In the entrance stands a large, worn carpenter’s bench, in contrast with the otherwise modernly furnished space. To the left is a spacious bar with cosy armchairs for a layover en route to your table. Or spend the whole evening at Spritbordet (“The spirits table”), where the bartenders tailor-make sets of drinks and dishes for groups of eight. To the right is the large open kitchen with a number of bookable seats at the bar where you can watch over the hardworking kitchen crew. The snacks consist of a miniature Parisian waffle with a dollop of chicken liver mousse and onions glazed in port wine; small Hasselback potatoes with caviar and sour cream; and Japanese omelette – tamago – with a piece of skrei, Västerbotten cheese and mayo mixed with relish. In the breadbasket we find steamed hot tuttul – thin bread that originated in near Lake Siljan - baked with pressed potatoes. It comes with a mini-pot of moist country pâté with a lot of character. The pork chop is slow-braised and tender, and includes such generous amounts of equally soft onions and butter that the fatty liquid drips between our fingers as we try to eat the dish taco-style. The dish described as “Almost raw herring with aquavit, böckling, potato croutons and caviar” might sound intimidating for those afraid of excessive “fishiness”, but is in fact a well-balanced experience with mild, fresh sea flavours and a pleasant little kick from the aquavit. Thinly sliced raw beef from Lövsta Kött outside Uppsala is served successfully with Jerusalem artichokes, Gruyère and intense, roasted hazelnuts. The whipped cream dessert called Änglamat is a sure winner with acerbic lingonberries, crumbled cookies, vanilla ice cream and sticky caramel sauce. The wine list is not too long, but contains a well-chosen assortment that leans towards the natural and organic. The kitchen was recently taken over by Stefan Ekengren – formerly of Görvälns Slott – so we expect even more from Hantverket in the future.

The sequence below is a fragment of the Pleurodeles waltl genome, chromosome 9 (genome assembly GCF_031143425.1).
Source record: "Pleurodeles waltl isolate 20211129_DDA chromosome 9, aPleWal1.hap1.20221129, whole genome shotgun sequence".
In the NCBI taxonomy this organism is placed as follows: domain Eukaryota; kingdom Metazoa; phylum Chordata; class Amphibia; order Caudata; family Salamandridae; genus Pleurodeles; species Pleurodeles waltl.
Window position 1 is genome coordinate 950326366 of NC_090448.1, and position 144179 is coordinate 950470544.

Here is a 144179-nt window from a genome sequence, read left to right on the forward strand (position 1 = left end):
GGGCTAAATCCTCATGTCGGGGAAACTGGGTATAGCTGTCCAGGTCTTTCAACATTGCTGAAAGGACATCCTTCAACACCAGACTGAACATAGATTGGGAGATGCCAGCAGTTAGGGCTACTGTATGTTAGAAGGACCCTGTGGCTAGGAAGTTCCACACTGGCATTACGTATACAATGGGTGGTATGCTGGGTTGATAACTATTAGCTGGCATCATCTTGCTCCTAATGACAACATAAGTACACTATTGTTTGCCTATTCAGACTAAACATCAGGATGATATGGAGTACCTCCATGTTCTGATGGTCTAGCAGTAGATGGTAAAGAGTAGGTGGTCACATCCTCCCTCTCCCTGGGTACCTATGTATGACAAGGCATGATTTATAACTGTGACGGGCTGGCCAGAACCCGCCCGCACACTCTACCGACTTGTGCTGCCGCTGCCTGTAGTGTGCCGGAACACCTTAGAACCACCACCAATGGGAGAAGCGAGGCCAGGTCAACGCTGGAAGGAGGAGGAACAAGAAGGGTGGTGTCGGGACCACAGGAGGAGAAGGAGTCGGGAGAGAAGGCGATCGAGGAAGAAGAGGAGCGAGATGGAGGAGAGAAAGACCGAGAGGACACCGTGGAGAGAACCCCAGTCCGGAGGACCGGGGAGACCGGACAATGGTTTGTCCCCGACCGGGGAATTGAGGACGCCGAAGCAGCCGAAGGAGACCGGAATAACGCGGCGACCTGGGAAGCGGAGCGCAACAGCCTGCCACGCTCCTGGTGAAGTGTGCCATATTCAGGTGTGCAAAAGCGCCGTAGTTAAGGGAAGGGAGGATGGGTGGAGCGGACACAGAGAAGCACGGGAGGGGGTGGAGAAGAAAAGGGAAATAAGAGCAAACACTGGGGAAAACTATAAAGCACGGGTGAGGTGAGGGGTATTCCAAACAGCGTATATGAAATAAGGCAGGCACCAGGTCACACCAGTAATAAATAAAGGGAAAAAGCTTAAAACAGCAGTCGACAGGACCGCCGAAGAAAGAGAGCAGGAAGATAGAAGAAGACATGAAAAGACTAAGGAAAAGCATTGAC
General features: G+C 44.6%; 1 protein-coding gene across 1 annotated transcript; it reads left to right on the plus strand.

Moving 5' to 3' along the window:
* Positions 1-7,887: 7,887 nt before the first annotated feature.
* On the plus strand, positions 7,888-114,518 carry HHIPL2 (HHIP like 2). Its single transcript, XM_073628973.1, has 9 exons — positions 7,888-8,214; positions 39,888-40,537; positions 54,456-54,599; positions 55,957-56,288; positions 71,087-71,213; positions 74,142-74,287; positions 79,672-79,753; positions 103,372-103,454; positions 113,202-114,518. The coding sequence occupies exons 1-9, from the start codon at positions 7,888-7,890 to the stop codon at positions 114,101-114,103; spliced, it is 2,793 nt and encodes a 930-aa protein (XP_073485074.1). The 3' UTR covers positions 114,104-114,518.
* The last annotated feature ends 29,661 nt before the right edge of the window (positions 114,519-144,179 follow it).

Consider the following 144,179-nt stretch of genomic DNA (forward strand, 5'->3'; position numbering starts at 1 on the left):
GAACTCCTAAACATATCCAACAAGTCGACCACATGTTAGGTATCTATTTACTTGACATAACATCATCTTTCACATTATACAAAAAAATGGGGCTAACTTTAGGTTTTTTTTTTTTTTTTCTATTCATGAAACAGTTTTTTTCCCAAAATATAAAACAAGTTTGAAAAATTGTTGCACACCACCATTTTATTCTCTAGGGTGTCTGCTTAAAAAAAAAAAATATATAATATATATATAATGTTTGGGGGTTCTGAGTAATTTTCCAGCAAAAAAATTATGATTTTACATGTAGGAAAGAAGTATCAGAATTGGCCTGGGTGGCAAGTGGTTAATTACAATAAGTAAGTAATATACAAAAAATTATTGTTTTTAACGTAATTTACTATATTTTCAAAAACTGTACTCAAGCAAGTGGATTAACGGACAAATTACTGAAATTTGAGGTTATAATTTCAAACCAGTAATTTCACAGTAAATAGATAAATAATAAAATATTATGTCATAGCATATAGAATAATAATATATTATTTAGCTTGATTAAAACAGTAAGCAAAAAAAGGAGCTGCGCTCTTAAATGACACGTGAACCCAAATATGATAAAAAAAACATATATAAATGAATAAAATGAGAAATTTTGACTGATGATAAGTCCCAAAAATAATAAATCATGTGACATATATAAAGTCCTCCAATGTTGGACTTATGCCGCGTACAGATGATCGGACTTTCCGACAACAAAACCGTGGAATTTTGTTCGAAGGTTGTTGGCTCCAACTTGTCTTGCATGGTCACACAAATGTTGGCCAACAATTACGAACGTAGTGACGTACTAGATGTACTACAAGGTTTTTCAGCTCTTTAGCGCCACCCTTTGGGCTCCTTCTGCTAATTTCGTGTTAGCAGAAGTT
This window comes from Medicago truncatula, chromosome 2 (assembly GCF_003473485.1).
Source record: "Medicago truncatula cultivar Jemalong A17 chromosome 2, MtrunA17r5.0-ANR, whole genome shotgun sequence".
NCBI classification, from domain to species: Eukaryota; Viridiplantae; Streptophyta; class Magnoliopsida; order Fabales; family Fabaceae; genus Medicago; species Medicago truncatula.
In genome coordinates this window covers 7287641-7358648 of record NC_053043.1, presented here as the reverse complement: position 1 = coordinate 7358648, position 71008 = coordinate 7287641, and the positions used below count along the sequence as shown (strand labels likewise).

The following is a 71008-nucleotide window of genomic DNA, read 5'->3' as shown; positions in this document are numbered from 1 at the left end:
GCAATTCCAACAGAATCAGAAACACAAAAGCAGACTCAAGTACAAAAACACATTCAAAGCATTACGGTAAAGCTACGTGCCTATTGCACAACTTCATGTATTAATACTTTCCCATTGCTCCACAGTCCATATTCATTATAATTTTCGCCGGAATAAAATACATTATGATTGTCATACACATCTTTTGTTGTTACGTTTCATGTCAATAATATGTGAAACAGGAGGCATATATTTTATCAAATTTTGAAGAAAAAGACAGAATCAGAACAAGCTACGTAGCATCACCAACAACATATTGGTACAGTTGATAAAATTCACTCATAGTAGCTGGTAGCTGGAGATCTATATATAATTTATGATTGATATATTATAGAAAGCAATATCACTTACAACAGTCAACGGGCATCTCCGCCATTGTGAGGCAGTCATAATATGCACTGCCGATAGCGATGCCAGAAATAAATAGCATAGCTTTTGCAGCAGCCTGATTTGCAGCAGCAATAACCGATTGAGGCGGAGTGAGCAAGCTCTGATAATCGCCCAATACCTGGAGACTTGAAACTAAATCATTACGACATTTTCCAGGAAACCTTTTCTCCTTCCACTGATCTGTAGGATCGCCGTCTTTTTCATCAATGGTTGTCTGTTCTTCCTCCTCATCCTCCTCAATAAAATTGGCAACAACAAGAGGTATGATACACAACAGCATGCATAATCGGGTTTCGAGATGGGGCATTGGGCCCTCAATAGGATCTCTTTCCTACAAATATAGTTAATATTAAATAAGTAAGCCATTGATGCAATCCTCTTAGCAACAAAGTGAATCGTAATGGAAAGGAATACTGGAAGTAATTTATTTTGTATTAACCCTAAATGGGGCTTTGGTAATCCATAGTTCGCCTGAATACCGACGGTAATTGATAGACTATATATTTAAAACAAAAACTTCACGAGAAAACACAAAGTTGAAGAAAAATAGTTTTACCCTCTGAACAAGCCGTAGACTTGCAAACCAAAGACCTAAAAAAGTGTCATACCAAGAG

Happolati is located in the old grounds of the former fine dining bastion of Ylajali, but it doesn’t need any of this legacy to stand firmly on its own. Since opening in 2016 it has rocketed towards stardom and is now considered one of Oslo’s – and Norway’s – most exciting restaurants. The foundation is Asian cuisine, but from there it grows out wildly in many directions. You’ll find homespun variations on street food traditions such as the Chinese bao bun, but that’s where tradition stops and inspiration takes over. Picture it filled with red king crab and then deep-fried, hitting very spicy and buttery notes simultaneously. It appears again, served on a DIY platter of desserts, caramelized and ready to be stuffed in your mouth with banana-chocolate ice cream, sorbet, popcorn, and fruity dipping sauce. Expect to use your hands quite a lot during the set menus, as this is tactile, messy food – and it’s deeply satisfying both to handle and consume. Whether you’re asked to put on blue plastic gloves to eat shellfish Neanderthal-style, assemble your own veal cheek tacos, or dip deep-fried cod’s tongue in a tart chilli sauce, dining at Happolati never gets boring, old or gimmicky. It is an effective way of engaging the customer, and this playfulness permeates the whole experience. Most important of all, though, is that everything tastes extraordinarily good, and in comparison with many of their peers, the cooks at Happolati do not hold back on the chilli. After perusing their wine selection you’ll be able to name your new favourite Greek or Hungarian varietal, and with a good sake menu to bookend the night, you’re in for a unique treat